Internet Explorer 9 RC released: Everything you need to know
Download Squad got its grubby mandibles on the RC a few days ago, which means we can show you around all of the major new features -- and some of the smaller, less-obvious, but equally neat changes too.
Microsoft has invested a lot of time, effort and money into Internet Explorer 9 and -- as you'll see after the break -- the results really do speak for themselves. IE9 desperately wants to be your steed of choice for the HTML5 revolution.
But has it succeeded?
IE9 basically looks like the lovechild of Firefox and Chrome. The tabs are on top, but so is the address bar, which actually makes IE9 even more svelte than Chrome and Firefox -- but only by a few pixels. Purists might be a bit upset to find that there's no way to get tabs flush with the top of your screen -- so you can't just 'flick' your mouse to the top of the screen to select a tab -- but apparently that's a conscious decision by the User Experience team so that it's always easy to Aero Snap browser windows.
Incidentally, regarding the limited space for tabs: according to Microsoft, a massive majority of IE9 beta testers used no more than five tabs -- which we find hard to believe, but there you go! If you want more space for tabs, though, you either have the option of moving tabs to their own row (Right click the browser chrome > Show tabs on a separate row), or you can make the address bar narrower by dragging the divider between the tabs.
"One Bar" aka the OmnIEbar
Rather curiously, as you can see in the screenshot above, the One Bar also searches your recent document history. The only way to prevent this is to turn off 'Browsing History' autocomplete, which seems more than a little heavy-handed. This could be a bug -- or maybe the IE9 team is hoping that the One Bar will absorb the Start menu's all-in-one run box?
The One Bar is also host to a plethora of (tiny!) buttons. The Refresh and Stop buttons are obvious enough (you can have them on the left or right side of the website address, depending on your preference), but there are no less than four more buttons crammed into the diminutive bar. There's the 'compatibility mode' button, which instructs IE9 to use the IE7 rendering engine; there's a down arrow, which pops open your search options; most excitingly, there's a magnifying glass, which lets you re-enter your last search phrase (very cool).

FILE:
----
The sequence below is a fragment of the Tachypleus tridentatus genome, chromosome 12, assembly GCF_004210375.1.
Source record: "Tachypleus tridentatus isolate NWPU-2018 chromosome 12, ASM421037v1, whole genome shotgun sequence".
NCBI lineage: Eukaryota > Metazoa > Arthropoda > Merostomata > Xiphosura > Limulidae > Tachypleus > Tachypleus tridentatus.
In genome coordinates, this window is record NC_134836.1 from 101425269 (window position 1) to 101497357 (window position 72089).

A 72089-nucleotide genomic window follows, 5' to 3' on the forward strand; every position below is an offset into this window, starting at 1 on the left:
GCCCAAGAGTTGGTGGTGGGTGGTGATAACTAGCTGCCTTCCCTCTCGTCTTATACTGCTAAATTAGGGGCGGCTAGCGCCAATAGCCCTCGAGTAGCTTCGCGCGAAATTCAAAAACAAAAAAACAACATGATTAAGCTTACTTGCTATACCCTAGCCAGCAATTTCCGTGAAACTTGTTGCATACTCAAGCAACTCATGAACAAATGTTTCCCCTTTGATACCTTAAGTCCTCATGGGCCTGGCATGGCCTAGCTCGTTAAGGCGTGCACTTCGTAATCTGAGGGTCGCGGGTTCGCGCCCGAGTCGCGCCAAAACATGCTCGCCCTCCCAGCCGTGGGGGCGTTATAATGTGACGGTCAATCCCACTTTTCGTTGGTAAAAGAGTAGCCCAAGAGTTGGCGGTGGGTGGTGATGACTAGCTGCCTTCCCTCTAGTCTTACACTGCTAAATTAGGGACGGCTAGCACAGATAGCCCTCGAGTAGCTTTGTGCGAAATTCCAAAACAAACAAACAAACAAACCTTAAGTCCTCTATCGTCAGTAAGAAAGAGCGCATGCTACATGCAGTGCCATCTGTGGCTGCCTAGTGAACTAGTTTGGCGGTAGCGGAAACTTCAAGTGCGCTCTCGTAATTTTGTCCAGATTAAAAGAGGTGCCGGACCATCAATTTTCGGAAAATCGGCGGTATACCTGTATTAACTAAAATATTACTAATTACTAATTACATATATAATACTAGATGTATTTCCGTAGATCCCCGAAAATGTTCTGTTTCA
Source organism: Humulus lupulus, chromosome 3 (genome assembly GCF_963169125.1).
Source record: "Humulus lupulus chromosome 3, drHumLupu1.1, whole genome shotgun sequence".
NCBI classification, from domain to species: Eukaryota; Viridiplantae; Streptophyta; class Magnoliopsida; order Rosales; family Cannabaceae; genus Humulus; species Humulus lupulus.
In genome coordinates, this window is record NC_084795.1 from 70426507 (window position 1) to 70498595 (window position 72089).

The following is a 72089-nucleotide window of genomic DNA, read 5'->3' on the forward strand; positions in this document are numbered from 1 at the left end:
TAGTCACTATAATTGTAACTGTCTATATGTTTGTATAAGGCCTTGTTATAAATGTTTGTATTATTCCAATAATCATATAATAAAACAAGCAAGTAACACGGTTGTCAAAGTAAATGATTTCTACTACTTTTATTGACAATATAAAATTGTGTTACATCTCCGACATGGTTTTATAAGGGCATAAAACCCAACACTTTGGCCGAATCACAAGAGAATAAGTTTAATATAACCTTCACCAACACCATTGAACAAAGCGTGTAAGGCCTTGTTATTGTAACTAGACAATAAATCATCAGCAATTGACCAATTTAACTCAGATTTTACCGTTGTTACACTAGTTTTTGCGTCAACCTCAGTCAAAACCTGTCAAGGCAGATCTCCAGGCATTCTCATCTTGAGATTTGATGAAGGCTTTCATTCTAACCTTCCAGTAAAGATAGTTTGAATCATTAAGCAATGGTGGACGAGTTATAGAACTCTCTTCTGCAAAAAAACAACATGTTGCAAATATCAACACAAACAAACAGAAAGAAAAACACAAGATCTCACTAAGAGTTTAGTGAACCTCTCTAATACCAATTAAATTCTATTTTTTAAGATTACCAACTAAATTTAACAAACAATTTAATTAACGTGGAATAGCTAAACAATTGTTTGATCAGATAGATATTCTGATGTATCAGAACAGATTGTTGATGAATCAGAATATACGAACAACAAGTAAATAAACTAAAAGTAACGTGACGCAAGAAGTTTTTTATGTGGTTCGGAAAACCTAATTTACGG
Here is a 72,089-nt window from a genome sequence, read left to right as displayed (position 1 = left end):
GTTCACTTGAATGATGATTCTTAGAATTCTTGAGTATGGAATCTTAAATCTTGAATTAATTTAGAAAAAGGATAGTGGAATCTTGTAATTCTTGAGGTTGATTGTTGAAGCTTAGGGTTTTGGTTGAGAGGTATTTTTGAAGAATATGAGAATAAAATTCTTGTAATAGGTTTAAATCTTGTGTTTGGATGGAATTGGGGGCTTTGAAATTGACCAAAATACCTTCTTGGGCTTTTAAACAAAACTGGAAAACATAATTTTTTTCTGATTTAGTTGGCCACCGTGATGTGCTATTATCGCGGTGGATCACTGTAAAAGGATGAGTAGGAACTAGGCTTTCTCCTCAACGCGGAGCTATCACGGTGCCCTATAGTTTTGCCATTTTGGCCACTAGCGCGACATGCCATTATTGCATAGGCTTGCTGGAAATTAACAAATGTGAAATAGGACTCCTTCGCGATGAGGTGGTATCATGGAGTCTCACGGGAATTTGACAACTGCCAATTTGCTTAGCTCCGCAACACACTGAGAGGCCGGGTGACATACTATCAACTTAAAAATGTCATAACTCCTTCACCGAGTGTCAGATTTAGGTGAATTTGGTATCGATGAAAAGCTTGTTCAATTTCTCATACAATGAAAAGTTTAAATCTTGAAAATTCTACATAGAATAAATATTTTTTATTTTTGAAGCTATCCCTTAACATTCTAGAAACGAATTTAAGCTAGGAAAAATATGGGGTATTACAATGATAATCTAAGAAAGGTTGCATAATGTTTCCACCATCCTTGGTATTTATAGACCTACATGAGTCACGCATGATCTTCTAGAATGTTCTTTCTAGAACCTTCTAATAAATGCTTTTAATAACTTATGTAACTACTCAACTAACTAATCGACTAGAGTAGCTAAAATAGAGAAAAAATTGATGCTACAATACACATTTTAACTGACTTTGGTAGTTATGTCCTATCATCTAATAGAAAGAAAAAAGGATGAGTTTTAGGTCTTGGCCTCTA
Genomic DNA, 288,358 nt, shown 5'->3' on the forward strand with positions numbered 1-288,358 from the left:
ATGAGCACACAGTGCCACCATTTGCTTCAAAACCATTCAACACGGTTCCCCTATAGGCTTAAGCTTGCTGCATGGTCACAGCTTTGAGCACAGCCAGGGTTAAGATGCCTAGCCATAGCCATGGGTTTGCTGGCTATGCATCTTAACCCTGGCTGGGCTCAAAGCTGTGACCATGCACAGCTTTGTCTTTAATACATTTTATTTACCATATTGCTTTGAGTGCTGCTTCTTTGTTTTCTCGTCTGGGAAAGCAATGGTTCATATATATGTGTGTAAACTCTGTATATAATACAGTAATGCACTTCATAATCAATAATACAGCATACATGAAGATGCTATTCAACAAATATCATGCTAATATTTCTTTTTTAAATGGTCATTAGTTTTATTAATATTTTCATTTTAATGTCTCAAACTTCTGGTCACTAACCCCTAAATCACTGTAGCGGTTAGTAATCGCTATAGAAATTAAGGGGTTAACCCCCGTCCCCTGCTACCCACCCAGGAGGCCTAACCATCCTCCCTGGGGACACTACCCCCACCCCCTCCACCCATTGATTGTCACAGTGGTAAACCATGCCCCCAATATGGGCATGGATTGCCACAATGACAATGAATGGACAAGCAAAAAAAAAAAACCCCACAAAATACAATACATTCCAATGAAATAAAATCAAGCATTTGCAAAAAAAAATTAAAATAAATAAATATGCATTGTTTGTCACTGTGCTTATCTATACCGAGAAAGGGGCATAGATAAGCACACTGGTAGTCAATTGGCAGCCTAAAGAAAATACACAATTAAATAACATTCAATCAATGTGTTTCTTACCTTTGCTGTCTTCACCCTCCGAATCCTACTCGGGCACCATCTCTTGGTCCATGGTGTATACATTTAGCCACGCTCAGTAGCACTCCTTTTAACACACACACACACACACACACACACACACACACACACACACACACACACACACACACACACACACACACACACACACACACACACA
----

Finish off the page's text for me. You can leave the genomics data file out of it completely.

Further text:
Finally there's the 'security' button, which rather tidily leads us to...
Privacy & Security
IE9 basically has exactly the same armament as its predecessor, except InPrivate Filtering has been rebranded as Tracking Protection and gained a little more functionality in the process. Tracking Protection is turned off by default, but if you turn it on (Cog > Safety > Tracking Protection), it automatically detects tracking cookies and blocks them. You can also download Tracking Protection Lists, which are human-curated lists that work in the same way as Chrome's extension, but you have more granular control over which cookies get blocked. TPLs are free, written in plaintext, and anyone can make them.
One of the neatest features of Tracking Protection is that it notifies you when you're on a page with a blocked cookie (see right). If you want to let the cookie through (it might be interfering with the page's functionality), just click the blue icon and that site will no longer have its cookies blocked. The same warnings appear if you enable Cog > Safety > ActiveX Filtering.
InPrivate Browsing makes a return in IE9, and it works in the same way as IE8. Pop it open with Ctrl+Shift+P, do your sensitive browsing, and then just close the window. You can open an InPrivate session from Start menu and taskbar shortcuts, too, but we'll discuss that in a moment.